Compiled by: Jack Foley
MICHAEL Bay's latest big action blockbuster, The Island, failed
to top the US Box Office over the July 22-25 weekend (2005), having
been beaten by Charlie and the Chocolate Factory.
The futuristic action thriller, starring Ewan McGregor and Scarlett
Johansson, only debuted at number four in the US box office, taking
in roughly $12.1 million and being beaten by current releases,
Wedding Crashers and Fantastic Four.
The word from US critics was also lukewarm, with many slating
it for being another dumb piece of cinema from Bay.
Variety, for instance, wrote that 'in his latest
exercise in sensory overkill, producer-helmer Michael Bay takes
on the weighty moral conundrums of human cloning, resolving them
in a storm of bullets, car chases and more explosions than you
can shake a syringe at'.
While Newsday opined: "The Island, which
belabors itself for about 45 minutes before you have any idea
what's afoot, is a clone itself - of Coma, a '70s medical thriller
that once seemed so far-fetched it had to be sci-fi."
The Chicago Tribune, meanwhile, felt that it
was 'classic Bay, except it's missing the crass director's fine-tuned
rhythm, his feel for adrenaline, his breakneck edits and sense
And the Washington Post warned: "If you
find yourself at The Island I have only three words of advice:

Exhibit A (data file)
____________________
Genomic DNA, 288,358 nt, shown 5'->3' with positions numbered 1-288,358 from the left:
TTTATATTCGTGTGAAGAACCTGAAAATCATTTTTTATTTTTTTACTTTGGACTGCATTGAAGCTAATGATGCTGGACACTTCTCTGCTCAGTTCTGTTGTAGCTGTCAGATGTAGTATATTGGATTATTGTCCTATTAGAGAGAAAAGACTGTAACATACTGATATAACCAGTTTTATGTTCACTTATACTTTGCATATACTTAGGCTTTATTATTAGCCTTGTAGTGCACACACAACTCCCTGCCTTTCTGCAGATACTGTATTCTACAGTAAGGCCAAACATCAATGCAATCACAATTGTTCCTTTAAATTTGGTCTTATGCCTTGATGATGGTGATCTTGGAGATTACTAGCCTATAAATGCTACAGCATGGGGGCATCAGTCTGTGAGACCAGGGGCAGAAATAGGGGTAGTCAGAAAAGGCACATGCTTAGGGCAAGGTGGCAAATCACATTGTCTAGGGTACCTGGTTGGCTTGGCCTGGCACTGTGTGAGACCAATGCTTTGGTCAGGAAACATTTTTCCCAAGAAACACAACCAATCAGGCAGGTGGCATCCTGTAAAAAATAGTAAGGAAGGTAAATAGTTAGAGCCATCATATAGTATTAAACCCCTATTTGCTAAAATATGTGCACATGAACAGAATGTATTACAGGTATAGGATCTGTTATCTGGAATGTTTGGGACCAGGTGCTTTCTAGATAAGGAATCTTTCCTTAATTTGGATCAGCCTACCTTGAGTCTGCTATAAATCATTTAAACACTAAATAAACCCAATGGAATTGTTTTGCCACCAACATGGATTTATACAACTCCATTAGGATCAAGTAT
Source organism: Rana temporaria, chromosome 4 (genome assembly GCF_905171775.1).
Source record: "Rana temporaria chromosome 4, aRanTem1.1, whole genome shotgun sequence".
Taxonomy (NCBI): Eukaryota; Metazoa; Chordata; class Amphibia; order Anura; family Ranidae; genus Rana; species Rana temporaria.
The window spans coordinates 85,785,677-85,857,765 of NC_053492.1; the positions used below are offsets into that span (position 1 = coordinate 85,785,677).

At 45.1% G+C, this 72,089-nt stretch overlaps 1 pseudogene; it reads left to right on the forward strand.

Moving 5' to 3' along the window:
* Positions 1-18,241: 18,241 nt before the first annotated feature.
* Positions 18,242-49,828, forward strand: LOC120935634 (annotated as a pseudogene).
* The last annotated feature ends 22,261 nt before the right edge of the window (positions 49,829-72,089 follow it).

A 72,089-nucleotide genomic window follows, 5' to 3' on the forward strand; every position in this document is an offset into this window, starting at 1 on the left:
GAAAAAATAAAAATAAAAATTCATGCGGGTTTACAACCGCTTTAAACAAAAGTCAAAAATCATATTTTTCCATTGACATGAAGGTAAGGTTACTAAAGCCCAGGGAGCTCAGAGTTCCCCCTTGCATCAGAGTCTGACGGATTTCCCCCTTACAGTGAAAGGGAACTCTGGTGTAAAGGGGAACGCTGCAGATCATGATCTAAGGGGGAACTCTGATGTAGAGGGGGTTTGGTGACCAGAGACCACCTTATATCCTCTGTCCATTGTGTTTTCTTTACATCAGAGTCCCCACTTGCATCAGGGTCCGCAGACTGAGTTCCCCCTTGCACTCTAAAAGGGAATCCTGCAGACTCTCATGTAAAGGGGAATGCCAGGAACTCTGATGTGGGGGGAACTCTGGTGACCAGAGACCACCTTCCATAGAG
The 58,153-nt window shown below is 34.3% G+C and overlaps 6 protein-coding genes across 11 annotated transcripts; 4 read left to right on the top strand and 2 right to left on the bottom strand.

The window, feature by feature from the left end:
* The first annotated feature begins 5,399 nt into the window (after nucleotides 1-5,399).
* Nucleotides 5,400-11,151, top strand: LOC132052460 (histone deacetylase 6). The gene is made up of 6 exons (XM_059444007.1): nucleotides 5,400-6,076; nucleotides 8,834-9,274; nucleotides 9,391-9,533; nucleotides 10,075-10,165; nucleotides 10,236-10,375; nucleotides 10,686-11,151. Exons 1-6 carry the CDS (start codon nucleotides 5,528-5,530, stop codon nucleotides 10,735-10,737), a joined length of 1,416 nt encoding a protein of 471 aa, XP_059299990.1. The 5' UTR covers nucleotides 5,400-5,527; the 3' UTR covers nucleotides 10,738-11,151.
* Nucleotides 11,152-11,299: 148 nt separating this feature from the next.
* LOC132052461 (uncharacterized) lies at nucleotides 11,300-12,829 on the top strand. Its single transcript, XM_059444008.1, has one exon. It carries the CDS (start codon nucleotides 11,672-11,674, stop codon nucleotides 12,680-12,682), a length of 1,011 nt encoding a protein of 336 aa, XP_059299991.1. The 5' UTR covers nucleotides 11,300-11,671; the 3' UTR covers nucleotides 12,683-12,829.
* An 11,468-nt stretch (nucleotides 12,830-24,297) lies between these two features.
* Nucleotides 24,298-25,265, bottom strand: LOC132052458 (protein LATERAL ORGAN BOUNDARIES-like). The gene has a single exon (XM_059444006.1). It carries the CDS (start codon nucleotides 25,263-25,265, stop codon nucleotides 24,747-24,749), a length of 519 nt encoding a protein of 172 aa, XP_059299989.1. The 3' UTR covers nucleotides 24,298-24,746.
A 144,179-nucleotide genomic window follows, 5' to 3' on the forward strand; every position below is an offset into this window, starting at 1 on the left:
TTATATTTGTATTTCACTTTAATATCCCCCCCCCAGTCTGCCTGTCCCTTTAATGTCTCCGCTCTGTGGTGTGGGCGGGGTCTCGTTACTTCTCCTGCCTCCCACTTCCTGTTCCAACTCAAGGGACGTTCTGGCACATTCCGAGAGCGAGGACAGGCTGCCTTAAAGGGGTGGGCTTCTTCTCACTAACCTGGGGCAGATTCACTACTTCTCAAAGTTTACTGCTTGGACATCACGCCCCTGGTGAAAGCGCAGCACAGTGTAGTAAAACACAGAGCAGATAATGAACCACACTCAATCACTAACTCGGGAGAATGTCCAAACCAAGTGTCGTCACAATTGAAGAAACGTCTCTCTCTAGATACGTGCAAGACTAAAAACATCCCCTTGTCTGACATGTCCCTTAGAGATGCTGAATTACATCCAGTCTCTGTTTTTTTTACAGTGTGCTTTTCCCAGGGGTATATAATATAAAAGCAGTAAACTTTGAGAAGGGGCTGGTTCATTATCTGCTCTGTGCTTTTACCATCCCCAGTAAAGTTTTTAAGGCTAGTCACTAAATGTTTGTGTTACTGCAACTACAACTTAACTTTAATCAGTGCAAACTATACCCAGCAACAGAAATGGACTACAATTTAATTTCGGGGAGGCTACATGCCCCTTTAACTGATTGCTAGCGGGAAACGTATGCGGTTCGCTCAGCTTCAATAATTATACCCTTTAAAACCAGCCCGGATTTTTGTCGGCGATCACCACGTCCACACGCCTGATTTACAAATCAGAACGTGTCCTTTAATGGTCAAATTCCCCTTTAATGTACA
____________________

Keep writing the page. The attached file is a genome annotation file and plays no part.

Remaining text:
Vote yourself off."
There were some positives, however.
Hollywood Reporter wrote that it 'starts off
an aggressively derivative sci-fi thriller, then morphs into an
above-average chase melodrama'.
And the San Francisco Chronicle felt that 'on
its own terms, The Island is just fine'.
The New York Daily News felt that 'theaters
showing Michael Bay's futuristic thriller The Island won't be
offering any money-back guarantees. They just need to be sure
they have enough popcorn on hand'.
While the Chicago Sun-Times wrote that 'the
first half of Michael Bay's new film is a spare, creepy science
fiction parable, and then it shifts into a high-tech action picture.
Both halves work. Whether they work together is a good question'.
The New York Times was also a fan, writing 'this
lavish, exhaustingly kinetic film is smarter than you might expect,
and at the same time dumber than it could be'.
But Entertainment Weekly felt that 'The Island
begins with a whimper of interest as a cool-hued, cautionary exploration
of the ethics of cloning, and ends, in a hail of product placement,
with a dumb bang'.
And the Philadelphia Inquirer lamented that
'The Island could be read as a metaphor for societal ills if it
weren't so shamelessly dumb'.
But the final word goes to the Houston Chronicle,
which concludes this overview with the comment: "Its tale
was more tame and thoughtful when Steven Spielberg, having done
the related Artificial Intelligence, pitched it to Bay. But Bay,
being Bay, punched it up, hiring script doctors to mainline some
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